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MKTEMP(3)	       FreeBSD Library Functions Manual		     MKTEMP(3)

     mktemp -- make temporary file name	(unique)

     Standard C	Library	(libc, -lc)

     #include <stdlib.h>

     char *
     mktemp(char *template);

     mkstemp(char *template);

     mkostemp(char *template, int oflags);

     mkostemps(char *template, int suffixlen, int oflags);

     mkostempsat(int dfd, char *template, int suffixlen, int oflags);

     char *
     mkdtemp(char *template);

     #include <unistd.h>

     mkstemps(char *template, int suffixlen);

     The mktemp() function takes the given file	name template and overwrites a
     portion of	it to create a file name.  This	file name is guaranteed	not to
     exist at the time of function invocation and is suitable for use by the
     application.  The template	may be any file	name with some number of `Xs'
     appended to it, for example /tmp/temp.XXXXXX.  The	trailing `Xs' are re-
     placed with a unique alphanumeric combination.  The number	of unique file
     names mktemp() can	return depends on the number of	`Xs' provided; six
     `Xs' will result in mktemp() selecting one	of 56800235584 (62 ** 6) pos-
     sible temporary file names.

     The mkstemp() function makes the same replacement to the template and
     creates the template file,	mode 0600, returning a file descriptor opened
     for reading and writing.  This avoids the race between testing for	a
     file's existence and opening it for use.

     The mkostemp() function is	like mkstemp() but allows specifying addi-
     tional open(2) flags (defined in <fcntl.h>).  The permitted flags are

     The mkstemps() and	mkostemps() functions act the same as mkstemp()	and
     mkostemp()	respectively, except they permit a suffix to exist in the tem-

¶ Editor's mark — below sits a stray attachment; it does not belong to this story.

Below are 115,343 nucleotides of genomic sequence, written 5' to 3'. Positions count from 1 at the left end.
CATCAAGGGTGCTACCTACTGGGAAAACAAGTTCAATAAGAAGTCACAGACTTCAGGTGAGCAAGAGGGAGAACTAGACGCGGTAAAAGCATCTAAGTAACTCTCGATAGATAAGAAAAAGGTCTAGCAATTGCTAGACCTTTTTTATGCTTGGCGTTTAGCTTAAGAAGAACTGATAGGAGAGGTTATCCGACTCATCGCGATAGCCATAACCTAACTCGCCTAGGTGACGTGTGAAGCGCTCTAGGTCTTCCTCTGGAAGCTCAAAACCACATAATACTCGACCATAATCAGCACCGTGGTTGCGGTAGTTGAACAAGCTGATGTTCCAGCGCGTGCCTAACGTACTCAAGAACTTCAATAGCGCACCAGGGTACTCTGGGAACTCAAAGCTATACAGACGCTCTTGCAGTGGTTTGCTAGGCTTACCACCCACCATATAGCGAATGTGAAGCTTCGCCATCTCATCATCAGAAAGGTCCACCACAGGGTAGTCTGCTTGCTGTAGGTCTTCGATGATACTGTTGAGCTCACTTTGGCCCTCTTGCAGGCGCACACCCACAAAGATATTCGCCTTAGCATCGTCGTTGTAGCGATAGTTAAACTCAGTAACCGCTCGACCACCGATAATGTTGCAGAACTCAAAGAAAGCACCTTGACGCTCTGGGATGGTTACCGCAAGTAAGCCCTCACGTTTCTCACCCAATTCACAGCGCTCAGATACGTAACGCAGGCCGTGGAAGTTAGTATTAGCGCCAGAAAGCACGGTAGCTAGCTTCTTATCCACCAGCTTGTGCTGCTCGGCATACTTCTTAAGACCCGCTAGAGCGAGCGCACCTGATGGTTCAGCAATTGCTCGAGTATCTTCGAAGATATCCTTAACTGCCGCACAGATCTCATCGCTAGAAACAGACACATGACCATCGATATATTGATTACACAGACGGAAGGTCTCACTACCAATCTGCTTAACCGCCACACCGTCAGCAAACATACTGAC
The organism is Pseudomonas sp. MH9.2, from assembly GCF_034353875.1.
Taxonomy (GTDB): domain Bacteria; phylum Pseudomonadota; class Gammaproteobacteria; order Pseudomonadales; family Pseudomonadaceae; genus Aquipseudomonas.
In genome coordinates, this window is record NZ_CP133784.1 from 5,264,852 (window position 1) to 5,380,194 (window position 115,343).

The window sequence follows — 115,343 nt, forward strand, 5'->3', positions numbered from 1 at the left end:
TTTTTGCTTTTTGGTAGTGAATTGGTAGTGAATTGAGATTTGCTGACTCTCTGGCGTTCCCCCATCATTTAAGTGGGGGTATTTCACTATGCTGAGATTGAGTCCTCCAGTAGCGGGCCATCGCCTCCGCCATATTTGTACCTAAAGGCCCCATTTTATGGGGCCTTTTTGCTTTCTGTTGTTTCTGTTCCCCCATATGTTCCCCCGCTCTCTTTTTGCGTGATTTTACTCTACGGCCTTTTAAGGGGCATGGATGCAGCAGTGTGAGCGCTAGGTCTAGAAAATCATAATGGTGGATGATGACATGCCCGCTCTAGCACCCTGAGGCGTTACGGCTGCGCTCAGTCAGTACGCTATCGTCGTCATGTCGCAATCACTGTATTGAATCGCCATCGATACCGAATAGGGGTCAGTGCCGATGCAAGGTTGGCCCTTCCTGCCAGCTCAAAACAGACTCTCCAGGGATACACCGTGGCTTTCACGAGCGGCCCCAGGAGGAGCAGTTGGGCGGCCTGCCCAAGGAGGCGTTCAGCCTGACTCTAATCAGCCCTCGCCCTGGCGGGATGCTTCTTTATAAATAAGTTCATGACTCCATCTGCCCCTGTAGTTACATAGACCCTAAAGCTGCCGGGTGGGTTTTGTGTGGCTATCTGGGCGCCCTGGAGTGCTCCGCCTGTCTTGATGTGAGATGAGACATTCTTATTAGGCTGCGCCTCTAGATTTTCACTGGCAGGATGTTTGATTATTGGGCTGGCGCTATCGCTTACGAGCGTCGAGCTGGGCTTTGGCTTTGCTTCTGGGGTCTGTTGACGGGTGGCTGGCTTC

plate.  The template should be of the form	/tmp/tmpXXXXXXsuffix.  The
     mkstemps()	and mkostemps()	function are told the length of	the suffix

     The mkostempsat() function	acts the same as mkostemps() but takes an ad-
     ditional directory	descriptor as a	parameter.  The	temporary file is cre-
     ated relative to the corresponding	directory, or to the current working
     directory if the special value AT_FDCWD is	specified.  If the template
     path is an	absolute path, the dfd parameter is ignored and	the behavior
     is	identical to mkostemps().

     The mkdtemp() function makes the same replacement to the template as in
     mktemp() and creates the template directory, mode 0700.

     The mktemp() and mkdtemp()	functions return a pointer to the template on
     success and NULL on failure.  The mkstemp(), mkostemp() mkstemps()	and
     mkostemps() functions return -1 if	no suitable file could be created.  If
     either call fails an error	code is	placed in the global variable errno.

     The mkstemp(), mkostemp(),	mkstemps(), mkostemps()	and mkdtemp() func-
     tions may set errno to one	of the following values:

     [ENOTDIR]		The pathname portion of	the template is	not an exist-